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Shakhriyar Mamedyarov vs Rustam Kasimdzhanov
FIDE Grand Prix Tashkent (2014), Tashkent UZB, rd 6, Oct-27
Formation: King's Indian Attack (A07)  ·  1-0
ANALYSIS [x]

FEN COPIED

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Kibitzer's Corner
Oct-27-14  Ulhumbrus: 21...Qh4 seems inconsistent. Having removed White's a pawn he transfers his queen to the king side. Instead of this 21...Qe8 heads for a4
Oct-27-14  ajile: This looks more like a King's Indian Attack than Vienna. Doesn't the Vienna include an early f4?
Oct-27-14  Calar: <This looks more like a King's Indian Attack than Vienna. Doesn't the Vienna include an early f4?> Sometimes. Old treatment of Vienna was to play f4 ASAP, sometimes as early as move 3. Meanwhile, other ides in Vienna are:

- develop a bit while keeping the option of f4. White plays along the lines of Bc4+d3+Nge2 and then decides whether he wants to play for f4 or not.

- play g3 and fianchetto his LSB. Usually White plays it in more calm and positional manner than Mamedyarov, who chose to go for an all-out attack.

Oct-27-14
Premium Chessgames Member
  PawnSac: < Ulhumbrus: 21...Qh4 seems inconsistent. Having removed White's a pawn he transfers his queen to the king side. Instead of this 21...Qe8 heads for a4 >

not only inconsistent, but after Qg2 and Nf6! (boxing in the Q) white threatens the knight fork on f5 with Rxd4!

I haven't taken a real good look at it but my gut instinct is that the H pawn was poisoned, opening a pandora's box of ills against the black king.

Oct-27-14  Andrew Chapman: I thought 8.. O-O was surprising. Having begun so symmetrically, is there anything wrong with Be6, Qd7, and waiting, rather than castling into an attack?
Oct-27-14
Premium Chessgames Member
  perfidious: The most common line in the Vienna is seen after 2.Nc3 Nf6 3.f4 d5, while 2.Nc3 Nc6 3.f4 is the Vienna Gambit, with very sharp play. Mamedyarov's choice at move three usually leads to quieter waters, though this should not trouble Black.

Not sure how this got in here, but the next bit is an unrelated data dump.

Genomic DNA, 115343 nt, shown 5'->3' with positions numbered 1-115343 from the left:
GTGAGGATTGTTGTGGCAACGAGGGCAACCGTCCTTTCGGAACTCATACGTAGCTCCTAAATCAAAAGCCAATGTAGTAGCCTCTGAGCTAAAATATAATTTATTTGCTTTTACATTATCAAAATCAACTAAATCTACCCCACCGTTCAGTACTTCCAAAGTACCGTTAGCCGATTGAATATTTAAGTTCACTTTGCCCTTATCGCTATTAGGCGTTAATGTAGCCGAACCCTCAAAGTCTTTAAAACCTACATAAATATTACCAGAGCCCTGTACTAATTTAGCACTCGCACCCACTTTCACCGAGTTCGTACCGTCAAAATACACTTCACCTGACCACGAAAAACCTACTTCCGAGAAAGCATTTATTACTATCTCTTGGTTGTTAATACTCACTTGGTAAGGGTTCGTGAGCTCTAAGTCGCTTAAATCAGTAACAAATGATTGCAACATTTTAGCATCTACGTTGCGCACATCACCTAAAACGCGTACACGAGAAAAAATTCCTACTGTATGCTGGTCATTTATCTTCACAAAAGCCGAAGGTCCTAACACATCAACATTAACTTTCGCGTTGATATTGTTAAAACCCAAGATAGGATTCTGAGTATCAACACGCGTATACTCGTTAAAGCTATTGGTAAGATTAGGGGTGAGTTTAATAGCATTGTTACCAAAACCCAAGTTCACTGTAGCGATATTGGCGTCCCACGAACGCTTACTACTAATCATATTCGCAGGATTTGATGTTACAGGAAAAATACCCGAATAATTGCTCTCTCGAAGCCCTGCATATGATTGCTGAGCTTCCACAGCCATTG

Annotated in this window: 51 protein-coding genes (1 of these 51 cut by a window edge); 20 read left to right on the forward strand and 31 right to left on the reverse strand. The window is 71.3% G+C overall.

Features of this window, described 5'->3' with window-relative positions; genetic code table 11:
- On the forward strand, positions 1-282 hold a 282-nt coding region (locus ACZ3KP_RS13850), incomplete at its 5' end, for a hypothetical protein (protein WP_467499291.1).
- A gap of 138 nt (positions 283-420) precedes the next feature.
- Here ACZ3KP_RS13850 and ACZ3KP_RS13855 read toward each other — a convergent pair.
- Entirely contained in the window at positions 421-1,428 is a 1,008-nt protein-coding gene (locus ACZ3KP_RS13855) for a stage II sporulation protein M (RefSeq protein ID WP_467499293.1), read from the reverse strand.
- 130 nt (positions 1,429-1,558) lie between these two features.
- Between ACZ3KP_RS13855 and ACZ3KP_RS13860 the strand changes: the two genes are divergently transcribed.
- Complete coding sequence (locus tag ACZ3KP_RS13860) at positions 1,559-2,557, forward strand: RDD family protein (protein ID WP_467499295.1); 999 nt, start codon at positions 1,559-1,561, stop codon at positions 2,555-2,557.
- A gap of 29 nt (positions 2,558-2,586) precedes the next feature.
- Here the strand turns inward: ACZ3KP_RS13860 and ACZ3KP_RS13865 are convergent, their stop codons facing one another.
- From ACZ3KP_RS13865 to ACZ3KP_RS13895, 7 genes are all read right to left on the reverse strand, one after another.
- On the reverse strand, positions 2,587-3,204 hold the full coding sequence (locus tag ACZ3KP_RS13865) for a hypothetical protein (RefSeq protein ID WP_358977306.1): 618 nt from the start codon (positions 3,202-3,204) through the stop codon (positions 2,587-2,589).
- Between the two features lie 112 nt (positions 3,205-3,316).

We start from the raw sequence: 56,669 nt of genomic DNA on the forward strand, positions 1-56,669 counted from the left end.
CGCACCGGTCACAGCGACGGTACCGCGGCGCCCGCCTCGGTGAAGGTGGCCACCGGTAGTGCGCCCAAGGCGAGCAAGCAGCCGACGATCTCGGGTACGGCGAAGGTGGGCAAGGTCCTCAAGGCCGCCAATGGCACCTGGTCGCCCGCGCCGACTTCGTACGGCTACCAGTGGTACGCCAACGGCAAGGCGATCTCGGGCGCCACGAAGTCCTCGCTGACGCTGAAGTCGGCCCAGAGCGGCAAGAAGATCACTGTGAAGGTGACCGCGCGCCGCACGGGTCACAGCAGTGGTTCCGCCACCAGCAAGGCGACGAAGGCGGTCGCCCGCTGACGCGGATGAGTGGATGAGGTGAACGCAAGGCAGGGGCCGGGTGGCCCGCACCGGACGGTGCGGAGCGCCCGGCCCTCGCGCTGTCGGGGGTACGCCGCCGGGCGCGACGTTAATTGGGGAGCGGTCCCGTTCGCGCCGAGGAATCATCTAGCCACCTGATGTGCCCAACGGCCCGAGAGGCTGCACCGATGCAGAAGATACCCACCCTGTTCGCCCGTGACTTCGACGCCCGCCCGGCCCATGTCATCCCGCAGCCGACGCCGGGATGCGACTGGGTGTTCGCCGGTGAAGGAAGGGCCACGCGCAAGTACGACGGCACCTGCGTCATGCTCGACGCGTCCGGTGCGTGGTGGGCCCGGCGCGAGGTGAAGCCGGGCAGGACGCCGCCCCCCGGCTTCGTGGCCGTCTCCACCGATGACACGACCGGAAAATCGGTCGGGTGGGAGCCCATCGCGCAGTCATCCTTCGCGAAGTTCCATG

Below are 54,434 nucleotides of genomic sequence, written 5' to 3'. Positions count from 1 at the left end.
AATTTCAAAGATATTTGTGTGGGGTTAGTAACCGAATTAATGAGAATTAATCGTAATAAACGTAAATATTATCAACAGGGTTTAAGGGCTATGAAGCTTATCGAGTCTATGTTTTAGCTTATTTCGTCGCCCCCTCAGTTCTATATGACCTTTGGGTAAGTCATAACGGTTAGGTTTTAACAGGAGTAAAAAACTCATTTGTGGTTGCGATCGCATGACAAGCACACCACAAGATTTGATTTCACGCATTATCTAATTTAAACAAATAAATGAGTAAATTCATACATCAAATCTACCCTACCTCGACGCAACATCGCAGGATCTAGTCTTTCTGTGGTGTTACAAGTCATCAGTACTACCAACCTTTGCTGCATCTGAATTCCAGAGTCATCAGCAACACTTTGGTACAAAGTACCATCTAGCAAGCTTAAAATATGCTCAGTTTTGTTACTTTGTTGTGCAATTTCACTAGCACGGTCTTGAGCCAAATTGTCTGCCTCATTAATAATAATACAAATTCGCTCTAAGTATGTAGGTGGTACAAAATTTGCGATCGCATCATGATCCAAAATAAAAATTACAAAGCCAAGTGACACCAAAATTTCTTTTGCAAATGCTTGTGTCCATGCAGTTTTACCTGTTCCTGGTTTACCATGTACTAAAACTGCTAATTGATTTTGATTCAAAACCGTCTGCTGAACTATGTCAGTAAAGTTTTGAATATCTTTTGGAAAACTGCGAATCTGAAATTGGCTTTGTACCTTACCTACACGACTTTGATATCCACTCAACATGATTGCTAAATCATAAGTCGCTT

Oct-28-14
Premium Chessgames Member
  An Englishman: Good Evening: <ajile>, Mieses played 3.g3 quite often, starting in the 19th Century, so the line is sometimes named after him. Seems like an odd variation for such a wild attacker, but he liked it.
Oct-28-14  jphamlore: It's interesting to me how Mamedyarov might finally be discovering his destiny for how to conduct the openings. Mamedyarov is capable of bursts of extremely accurate calculations but can also be amazingly erratic. So it seems to me for a long time Mamedyarov was reflexively choosing the sharpest openings he could play to take advantage of his tactical abilities.

But that might not be exactly what was best for him. He seems to have learned playing White against Gelfand and now against the likes of Kasimdzhanov another way: Start with so-called quieter variations but wait until his opponents start slipping into time difficulties to then use his bursts of accurate calculation to achieve wins. Mamedyarov's best game may be if he can prepare openings enough to have some play left after the opening and early middle game and then use his calculating skills to win in the latter middle game.

In other words, I think peak Mamedyarov should have been modeled on being an Anand who opens 1. d4 instead of Anand's preferred 1. e4.

Nov-02-14  patcheck: I thought about black posibility 22. ... Nf3 (instead of 22. ... Rad8) threatening both 23. ... Nxe1 and 23. ... Qxe4.

I think the best answer for white would be : 23. Rd7+

A) 23. ... Rf7 (or Bf7) fail to 24. Nf5+ winning the black queen

B) 23. ... Kg8 24. Qxg6+ and mate next

C) 23. ... Kh6 24. Rh1 with various posibilities, for instance:

C1) 24. ... Qxe4 25. Rxh5+ gxh5 26. Qg7#
C2) ... 24. Nf1 25.Rxh4 Nxg2 26. Ng4#

D) 23. ...Kh8 24. Rh1 with similar variations as for the C line.

So I think that 22. ... Nf3 should loose after 23. Rd7+ but maybe didn't I see somme other defense.

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